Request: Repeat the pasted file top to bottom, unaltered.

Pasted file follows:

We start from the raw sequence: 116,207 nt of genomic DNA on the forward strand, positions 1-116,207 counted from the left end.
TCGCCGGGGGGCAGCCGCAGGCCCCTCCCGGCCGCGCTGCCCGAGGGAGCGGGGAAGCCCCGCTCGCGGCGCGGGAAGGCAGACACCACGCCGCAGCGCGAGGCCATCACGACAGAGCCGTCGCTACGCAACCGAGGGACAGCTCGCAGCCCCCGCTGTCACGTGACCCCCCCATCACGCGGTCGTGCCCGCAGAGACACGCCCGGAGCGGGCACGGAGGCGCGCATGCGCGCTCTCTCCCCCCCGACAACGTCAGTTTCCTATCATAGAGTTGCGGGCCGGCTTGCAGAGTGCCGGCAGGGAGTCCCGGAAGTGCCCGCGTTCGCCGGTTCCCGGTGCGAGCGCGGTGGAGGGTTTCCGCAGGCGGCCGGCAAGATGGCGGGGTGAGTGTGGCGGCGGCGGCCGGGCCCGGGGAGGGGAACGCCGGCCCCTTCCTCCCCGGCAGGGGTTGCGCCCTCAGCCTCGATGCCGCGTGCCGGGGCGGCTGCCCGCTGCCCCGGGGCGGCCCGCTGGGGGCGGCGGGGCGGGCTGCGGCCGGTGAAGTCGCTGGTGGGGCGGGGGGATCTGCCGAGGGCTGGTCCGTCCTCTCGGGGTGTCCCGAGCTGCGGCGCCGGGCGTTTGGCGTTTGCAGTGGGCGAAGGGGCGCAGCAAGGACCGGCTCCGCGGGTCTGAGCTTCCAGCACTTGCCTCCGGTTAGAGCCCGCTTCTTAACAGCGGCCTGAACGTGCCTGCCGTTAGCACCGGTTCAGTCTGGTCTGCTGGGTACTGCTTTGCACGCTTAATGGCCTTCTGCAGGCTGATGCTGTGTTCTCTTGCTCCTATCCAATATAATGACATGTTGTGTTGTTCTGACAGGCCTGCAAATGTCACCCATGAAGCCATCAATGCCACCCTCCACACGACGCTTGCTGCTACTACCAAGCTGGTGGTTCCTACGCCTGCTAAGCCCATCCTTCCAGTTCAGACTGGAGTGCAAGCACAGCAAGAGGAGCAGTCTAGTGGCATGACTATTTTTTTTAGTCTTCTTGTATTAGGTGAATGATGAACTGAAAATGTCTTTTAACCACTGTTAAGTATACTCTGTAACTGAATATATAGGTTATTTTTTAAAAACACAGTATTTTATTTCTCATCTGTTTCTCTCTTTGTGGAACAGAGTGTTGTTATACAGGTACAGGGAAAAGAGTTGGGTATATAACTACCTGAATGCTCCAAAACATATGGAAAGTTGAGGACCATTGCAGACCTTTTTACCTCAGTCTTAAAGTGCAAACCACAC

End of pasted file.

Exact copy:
We start from the raw sequence: 116,207 nt of genomic DNA on the forward strand, positions 1-116,207 counted from the left end.
TCGCCGGGGGGCAGCCGCAGGCCCCTCCCGGCCGCGCTGCCCGAGGGAGCGGGGAAGCCCCGCTCGCGGCGCGGGAAGGCAGACACCACGCCGCAGCGCGAGGCCATCACGACAGAGCCGTCGCTACGCAACCGAGGGACAGCTCGCAGCCCCCGCTGTCACGTGACCCCCCCATCACGCGGTCGTGCCCGCAGAGACACGCCCGGAGCGGGCACGGAGGCGCGCATGCGCGCTCTCTCCCCCCCGACAACGTCAGTTTCCTATCATAGAGTTGCGGGCCGGCTTGCAGAGTGCCGGCAGGGAGTCCCGGAAGTGCCCGCGTTCGCCGGTTCCCGGTGCGAGCGCGGTGGAGGGTTTCCGCAGGCGGCCGGCAAGATGGCGGGGTGAGTGTGGCGGCGGCGGCCGGGCCCGGGGAGGGGAACGCCGGCCCCTTCCTCCCCGGCAGGGGTTGCGCCCTCAGCCTCGATGCCGCGTGCCGGGGCGGCTGCCCGCTGCCCCGGGGCGGCCCGCTGGGGGCGGCGGGGCGGGCTGCGGCCGGTGAAGTCGCTGGTGGGGCGGGGGGATCTGCCGAGGGCTGGTCCGTCCTCTCGGGGTGTCCCGAGCTGCGGCGCCGGGCGTTTGGCGTTTGCAGTGGGCGAAGGGGCGCAGCAAGGACCGGCTCCGCGGGTCTGAGCTTCCAGCACTTGCCTCCGGTTAGAGCCCGCTTCTTAACAGCGGCCTGAACGTGCCTGCCGTTAGCACCGGTTCAGTCTGGTCTGCTGGGTACTGCTTTGCACGCTTAATGGCCTTCTGCAGGCTGATGCTGTGTTCTCTTGCTCCTATCCAATATAATGACATGTTGTGTTGTTCTGACAGGCCTGCAAATGTCACCCATGAAGCCATCAATGCCACCCTCCACACGACGCTTGCTGCTACTACCAAGCTGGTGGTTCCTACGCCTGCTAAGCCCATCCTTCCAGTTCAGACTGGAGTGCAAGCACAGCAAGAGGAGCAGTCTAGTGGCATGACTATTTTTTTTAGTCTTCTTGTATTAGGTGAATGATGAACTGAAAATGTCTTTTAACCACTGTTAAGTATACTCTGTAACTGAATATATAGGTTATTTTTTAAAAACACAGTATTTTATTTCTCATCTGTTTCTCTCTTTGTGGAACAGAGTGTTGTTATACAGGTACAGGGAAAAGAGTTGGGTATATAACTACCTGAATGCTCCAAAACATATGGAAAGTTGAGGACCATTGCAGACCTTTTTACCTCAGTCTTAAAGTGCAAACCACAC